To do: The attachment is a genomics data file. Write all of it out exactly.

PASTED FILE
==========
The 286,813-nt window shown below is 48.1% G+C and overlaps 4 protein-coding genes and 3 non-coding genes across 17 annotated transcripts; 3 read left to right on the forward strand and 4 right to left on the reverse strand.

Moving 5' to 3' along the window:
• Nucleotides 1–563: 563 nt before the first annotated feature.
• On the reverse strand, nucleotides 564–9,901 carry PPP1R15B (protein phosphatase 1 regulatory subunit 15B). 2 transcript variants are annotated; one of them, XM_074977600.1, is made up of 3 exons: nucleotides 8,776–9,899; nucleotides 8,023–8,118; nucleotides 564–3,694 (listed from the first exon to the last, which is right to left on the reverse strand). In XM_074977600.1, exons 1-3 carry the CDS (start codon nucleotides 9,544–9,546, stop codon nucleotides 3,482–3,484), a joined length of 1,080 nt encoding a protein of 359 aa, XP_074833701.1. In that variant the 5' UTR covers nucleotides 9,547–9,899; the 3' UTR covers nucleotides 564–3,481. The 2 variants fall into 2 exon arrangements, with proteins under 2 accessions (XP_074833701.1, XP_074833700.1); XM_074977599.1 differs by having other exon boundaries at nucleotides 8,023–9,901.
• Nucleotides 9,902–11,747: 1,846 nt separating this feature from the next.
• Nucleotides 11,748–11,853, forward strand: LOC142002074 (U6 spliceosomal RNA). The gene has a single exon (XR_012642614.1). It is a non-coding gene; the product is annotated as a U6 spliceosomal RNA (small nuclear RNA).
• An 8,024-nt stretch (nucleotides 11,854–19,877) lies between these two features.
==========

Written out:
The 286,813-nt window shown below is 48.1% G+C and overlaps 4 protein-coding genes and 3 non-coding genes across 17 annotated transcripts; 3 read left to right on the forward strand and 4 right to left on the reverse strand.

Moving 5' to 3' along the window:
• Nucleotides 1–563: 563 nt before the first annotated feature.
• On the reverse strand, nucleotides 564–9,901 carry PPP1R15B (protein phosphatase 1 regulatory subunit 15B). 2 transcript variants are annotated; one of them, XM_074977600.1, is made up of 3 exons: nucleotides 8,776–9,899; nucleotides 8,023–8,118; nucleotides 564–3,694 (listed from the first exon to the last, which is right to left on the reverse strand). In XM_074977600.1, exons 1-3 carry the CDS (start codon nucleotides 9,544–9,546, stop codon nucleotides 3,482–3,484), a joined length of 1,080 nt encoding a protein of 359 aa, XP_074833701.1. In that variant the 5' UTR covers nucleotides 9,547–9,899; the 3' UTR covers nucleotides 564–3,481. The 2 variants fall into 2 exon arrangements, with proteins under 2 accessions (XP_074833701.1, XP_074833700.1); XM_074977599.1 differs by having other exon boundaries at nucleotides 8,023–9,901.
• Nucleotides 9,902–11,747: 1,846 nt separating this feature from the next.
• Nucleotides 11,748–11,853, forward strand: LOC142002074 (U6 spliceosomal RNA). The gene has a single exon (XR_012642614.1). It is a non-coding gene; the product is annotated as a U6 spliceosomal RNA (small nuclear RNA).
• An 8,024-nt stretch (nucleotides 11,854–19,877) lies between these two features.